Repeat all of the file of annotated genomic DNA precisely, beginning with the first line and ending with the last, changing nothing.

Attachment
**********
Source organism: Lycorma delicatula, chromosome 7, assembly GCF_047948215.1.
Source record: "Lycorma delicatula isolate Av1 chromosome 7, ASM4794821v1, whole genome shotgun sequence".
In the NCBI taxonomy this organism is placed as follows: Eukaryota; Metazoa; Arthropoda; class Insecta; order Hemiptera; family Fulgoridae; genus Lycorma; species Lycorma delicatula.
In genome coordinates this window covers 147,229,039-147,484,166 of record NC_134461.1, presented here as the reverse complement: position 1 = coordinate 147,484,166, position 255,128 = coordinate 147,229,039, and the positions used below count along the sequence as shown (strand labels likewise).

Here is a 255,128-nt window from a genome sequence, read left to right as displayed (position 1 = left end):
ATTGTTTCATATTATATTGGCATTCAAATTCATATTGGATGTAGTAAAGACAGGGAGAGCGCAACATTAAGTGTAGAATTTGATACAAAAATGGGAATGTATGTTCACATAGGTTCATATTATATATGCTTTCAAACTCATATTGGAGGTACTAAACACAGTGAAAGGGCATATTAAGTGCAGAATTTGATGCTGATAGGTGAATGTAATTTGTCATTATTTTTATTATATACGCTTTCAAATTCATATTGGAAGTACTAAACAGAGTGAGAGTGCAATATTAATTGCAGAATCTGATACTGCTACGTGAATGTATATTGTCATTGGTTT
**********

Source organism: Lycorma delicatula, chromosome 7, assembly GCF_047948215.1.
Source record: "Lycorma delicatula isolate Av1 chromosome 7, ASM4794821v1, whole genome shotgun sequence".
In the NCBI taxonomy this organism is placed as follows: Eukaryota; Metazoa; Arthropoda; class Insecta; order Hemiptera; family Fulgoridae; genus Lycorma; species Lycorma delicatula.
In genome coordinates this window covers 147,229,039-147,484,166 of record NC_134461.1, presented here as the reverse complement: position 1 = coordinate 147,484,166, position 255,128 = coordinate 147,229,039, and the positions used below count along the sequence as shown (strand labels likewise).

Here is a 255,128-nt window from a genome sequence, read left to right as displayed (position 1 = left end):
ATTGTTTCATATTATATTGGCATTCAAATTCATATTGGATGTAGTAAAGACAGGGAGAGCGCAACATTAAGTGTAGAATTTGATACAAAAATGGGAATGTATGTTCACATAGGTTCATATTATATATGCTTTCAAACTCATATTGGAGGTACTAAACACAGTGAAAGGGCATATTAAGTGCAGAATTTGATGCTGATAGGTGAATGTAATTTGTCATTATTTTTATTATATACGCTTTCAAATTCATATTGGAAGTACTAAACAGAGTGAGAGTGCAATATTAATTGCAGAATCTGATACTGCTACGTGAATGTATATTGTCATTGGTTT